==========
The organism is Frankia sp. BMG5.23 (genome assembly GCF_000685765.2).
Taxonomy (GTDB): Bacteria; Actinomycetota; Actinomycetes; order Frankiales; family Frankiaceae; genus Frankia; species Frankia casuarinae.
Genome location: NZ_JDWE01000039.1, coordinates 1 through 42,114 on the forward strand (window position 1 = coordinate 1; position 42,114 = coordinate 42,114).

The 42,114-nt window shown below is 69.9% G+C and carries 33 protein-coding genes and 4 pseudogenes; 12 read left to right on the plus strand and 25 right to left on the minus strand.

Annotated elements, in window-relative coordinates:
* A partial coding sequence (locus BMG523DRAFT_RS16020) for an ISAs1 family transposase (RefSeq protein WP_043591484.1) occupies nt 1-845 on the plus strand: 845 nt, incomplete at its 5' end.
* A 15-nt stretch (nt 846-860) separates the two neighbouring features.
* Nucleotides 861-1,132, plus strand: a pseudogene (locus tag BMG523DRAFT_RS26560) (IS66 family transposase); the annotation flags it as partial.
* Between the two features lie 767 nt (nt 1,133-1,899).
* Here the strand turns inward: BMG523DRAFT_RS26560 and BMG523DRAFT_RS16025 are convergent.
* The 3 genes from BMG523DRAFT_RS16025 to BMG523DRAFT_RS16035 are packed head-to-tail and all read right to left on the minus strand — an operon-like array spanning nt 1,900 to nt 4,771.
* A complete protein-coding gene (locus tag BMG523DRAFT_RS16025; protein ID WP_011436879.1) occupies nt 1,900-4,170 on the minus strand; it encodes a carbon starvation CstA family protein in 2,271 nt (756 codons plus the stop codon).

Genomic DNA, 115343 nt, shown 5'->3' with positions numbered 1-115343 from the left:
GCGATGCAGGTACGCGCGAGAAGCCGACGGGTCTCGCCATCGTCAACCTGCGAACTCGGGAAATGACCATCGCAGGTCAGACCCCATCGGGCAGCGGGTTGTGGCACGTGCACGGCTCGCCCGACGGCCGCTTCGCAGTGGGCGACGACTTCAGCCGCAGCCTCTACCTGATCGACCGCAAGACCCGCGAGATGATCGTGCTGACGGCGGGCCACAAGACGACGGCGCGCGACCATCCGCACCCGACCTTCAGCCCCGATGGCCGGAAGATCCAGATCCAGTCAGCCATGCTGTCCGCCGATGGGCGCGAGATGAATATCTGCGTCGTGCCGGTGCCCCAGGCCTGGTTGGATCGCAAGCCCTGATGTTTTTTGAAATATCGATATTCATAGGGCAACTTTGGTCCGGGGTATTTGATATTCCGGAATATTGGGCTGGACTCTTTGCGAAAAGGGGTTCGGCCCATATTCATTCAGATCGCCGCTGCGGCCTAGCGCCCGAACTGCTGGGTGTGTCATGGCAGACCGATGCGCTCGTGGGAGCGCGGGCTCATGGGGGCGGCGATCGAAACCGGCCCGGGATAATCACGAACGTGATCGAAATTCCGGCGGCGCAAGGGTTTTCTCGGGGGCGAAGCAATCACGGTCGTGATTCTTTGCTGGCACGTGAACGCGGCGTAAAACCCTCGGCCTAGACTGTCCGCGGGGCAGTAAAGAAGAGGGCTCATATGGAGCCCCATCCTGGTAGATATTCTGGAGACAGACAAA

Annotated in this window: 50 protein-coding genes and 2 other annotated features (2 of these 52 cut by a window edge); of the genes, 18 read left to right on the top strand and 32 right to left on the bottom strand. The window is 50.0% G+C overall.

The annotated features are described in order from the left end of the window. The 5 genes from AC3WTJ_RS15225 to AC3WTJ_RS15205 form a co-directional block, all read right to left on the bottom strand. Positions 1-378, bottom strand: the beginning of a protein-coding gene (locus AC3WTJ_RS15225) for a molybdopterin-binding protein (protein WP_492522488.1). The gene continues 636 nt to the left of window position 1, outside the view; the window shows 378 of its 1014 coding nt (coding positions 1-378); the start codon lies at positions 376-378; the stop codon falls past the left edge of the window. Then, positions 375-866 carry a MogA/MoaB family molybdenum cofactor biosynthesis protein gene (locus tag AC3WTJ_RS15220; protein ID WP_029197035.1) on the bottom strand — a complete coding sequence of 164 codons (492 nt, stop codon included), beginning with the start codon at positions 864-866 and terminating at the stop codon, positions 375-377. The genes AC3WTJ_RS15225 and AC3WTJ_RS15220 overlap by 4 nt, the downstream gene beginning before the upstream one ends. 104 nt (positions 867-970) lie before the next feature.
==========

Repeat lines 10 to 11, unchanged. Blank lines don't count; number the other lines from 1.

* Here the strand turns inward: BMG523DRAFT_RS26560 and BMG523DRAFT_RS16025 are convergent.
* The 3 genes from BMG523DRAFT_RS16025 to BMG523DRAFT_RS16035 are packed head-to-tail and all read right to left on the minus strand — an operon-like array spanning nt 1,900 to nt 4,771.